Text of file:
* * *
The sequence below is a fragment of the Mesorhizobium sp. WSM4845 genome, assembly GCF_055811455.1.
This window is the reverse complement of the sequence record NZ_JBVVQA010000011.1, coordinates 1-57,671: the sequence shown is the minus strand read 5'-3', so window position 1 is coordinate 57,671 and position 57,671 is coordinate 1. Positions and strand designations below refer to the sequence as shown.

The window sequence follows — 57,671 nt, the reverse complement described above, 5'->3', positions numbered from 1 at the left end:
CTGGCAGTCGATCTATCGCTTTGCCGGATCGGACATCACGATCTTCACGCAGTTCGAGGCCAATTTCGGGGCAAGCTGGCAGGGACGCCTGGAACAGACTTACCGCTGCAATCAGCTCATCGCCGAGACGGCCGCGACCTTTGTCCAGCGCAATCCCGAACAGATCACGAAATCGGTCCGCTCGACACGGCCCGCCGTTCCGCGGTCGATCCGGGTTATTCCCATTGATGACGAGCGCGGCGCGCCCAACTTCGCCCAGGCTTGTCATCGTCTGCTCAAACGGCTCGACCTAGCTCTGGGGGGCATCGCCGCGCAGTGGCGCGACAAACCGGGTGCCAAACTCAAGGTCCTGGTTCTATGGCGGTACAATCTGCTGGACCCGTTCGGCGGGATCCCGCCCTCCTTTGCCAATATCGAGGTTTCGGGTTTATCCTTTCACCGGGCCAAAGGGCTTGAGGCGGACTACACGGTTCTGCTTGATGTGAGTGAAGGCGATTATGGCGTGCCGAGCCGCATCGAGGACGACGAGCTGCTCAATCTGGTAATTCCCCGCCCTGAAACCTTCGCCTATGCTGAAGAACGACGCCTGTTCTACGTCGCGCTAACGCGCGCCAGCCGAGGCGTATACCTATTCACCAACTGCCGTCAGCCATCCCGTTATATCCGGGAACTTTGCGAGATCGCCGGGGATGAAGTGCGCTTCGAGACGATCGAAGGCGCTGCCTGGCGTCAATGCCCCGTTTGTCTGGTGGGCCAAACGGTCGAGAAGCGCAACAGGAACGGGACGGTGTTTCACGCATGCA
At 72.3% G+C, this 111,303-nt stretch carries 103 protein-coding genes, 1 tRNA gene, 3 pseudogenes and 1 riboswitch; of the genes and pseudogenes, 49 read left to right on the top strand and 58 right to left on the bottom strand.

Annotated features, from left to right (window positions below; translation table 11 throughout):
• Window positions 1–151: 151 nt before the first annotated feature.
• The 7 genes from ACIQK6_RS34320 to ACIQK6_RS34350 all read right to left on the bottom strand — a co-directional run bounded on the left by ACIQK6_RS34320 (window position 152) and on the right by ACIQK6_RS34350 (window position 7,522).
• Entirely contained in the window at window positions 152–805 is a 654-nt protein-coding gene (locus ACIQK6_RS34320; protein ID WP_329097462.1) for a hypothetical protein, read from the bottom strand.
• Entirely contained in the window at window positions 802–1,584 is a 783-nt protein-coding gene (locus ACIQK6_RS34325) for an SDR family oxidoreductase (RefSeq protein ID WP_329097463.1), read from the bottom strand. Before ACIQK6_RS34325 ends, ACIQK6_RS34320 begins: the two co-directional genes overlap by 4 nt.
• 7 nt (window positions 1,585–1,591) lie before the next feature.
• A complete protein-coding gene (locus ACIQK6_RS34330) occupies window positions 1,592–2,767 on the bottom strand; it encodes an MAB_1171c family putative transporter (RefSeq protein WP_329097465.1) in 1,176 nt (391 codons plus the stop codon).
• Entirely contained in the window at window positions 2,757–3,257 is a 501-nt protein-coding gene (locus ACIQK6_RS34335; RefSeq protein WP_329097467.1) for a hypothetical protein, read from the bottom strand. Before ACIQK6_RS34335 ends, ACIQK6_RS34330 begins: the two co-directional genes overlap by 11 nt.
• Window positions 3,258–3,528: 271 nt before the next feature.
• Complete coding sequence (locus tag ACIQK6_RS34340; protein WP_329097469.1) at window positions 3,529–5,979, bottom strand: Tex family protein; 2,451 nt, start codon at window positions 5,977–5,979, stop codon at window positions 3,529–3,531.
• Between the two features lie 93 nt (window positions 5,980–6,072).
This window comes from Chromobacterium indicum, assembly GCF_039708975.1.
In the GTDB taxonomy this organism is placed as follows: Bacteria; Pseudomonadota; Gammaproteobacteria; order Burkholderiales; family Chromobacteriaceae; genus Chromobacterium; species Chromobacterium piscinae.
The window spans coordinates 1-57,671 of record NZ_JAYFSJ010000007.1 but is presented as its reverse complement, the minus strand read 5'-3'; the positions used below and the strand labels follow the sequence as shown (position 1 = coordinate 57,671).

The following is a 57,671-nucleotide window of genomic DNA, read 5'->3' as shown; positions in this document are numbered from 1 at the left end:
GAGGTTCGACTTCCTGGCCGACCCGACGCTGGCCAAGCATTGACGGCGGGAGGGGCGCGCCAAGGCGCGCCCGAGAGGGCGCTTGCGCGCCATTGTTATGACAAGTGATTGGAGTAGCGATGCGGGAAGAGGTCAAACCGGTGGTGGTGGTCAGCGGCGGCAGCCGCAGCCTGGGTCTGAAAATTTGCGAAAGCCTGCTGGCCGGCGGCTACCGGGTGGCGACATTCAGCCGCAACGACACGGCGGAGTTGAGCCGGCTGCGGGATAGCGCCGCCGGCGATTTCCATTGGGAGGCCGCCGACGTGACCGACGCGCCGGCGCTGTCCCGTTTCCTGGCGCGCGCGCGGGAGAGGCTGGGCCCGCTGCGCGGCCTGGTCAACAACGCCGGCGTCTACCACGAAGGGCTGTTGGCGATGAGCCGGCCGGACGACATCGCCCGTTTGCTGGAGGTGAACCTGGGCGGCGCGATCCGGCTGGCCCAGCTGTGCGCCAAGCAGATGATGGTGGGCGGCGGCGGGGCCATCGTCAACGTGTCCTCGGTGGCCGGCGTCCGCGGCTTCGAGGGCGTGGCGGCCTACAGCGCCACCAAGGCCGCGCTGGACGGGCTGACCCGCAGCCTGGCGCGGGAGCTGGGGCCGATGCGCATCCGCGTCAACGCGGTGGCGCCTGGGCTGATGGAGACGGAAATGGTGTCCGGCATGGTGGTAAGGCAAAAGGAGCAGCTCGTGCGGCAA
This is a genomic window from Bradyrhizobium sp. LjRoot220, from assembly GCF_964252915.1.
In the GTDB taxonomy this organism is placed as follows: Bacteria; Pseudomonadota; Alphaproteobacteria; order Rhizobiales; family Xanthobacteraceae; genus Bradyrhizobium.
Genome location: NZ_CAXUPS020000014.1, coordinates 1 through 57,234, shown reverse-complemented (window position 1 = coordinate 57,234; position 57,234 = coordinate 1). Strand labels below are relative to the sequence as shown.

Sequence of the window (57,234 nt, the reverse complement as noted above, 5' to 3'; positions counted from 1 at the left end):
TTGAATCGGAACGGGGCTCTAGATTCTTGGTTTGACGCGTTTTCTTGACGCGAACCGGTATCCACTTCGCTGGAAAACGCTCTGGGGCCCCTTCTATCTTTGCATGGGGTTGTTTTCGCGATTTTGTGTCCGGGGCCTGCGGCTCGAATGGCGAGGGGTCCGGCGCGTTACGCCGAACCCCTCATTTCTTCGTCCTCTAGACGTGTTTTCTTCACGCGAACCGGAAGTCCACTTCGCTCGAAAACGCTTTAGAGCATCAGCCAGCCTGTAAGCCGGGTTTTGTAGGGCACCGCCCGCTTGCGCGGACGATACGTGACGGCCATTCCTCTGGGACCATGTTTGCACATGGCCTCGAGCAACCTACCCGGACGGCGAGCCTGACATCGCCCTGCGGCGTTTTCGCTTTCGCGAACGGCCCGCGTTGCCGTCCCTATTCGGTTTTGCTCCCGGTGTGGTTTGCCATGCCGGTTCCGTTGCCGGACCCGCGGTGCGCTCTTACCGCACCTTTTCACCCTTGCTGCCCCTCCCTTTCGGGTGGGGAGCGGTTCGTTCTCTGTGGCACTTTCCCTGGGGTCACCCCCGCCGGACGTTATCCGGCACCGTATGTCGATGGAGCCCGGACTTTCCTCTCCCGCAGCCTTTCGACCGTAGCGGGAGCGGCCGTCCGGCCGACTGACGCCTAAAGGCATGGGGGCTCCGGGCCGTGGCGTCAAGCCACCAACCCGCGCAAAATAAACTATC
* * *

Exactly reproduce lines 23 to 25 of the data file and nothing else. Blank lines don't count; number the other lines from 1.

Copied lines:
In the GTDB taxonomy this organism is placed as follows: Bacteria; Pseudomonadota; Alphaproteobacteria; order Rhizobiales; family Xanthobacteraceae; genus Bradyrhizobium.
Genome location: NZ_CAXUPS020000014.1, coordinates 1 through 57,234, shown reverse-complemented (window position 1 = coordinate 57,234; position 57,234 = coordinate 1). Strand labels below are relative to the sequence as shown.

Sequence of the window (57,234 nt, the reverse complement as noted above, 5' to 3'; positions counted from 1 at the left end):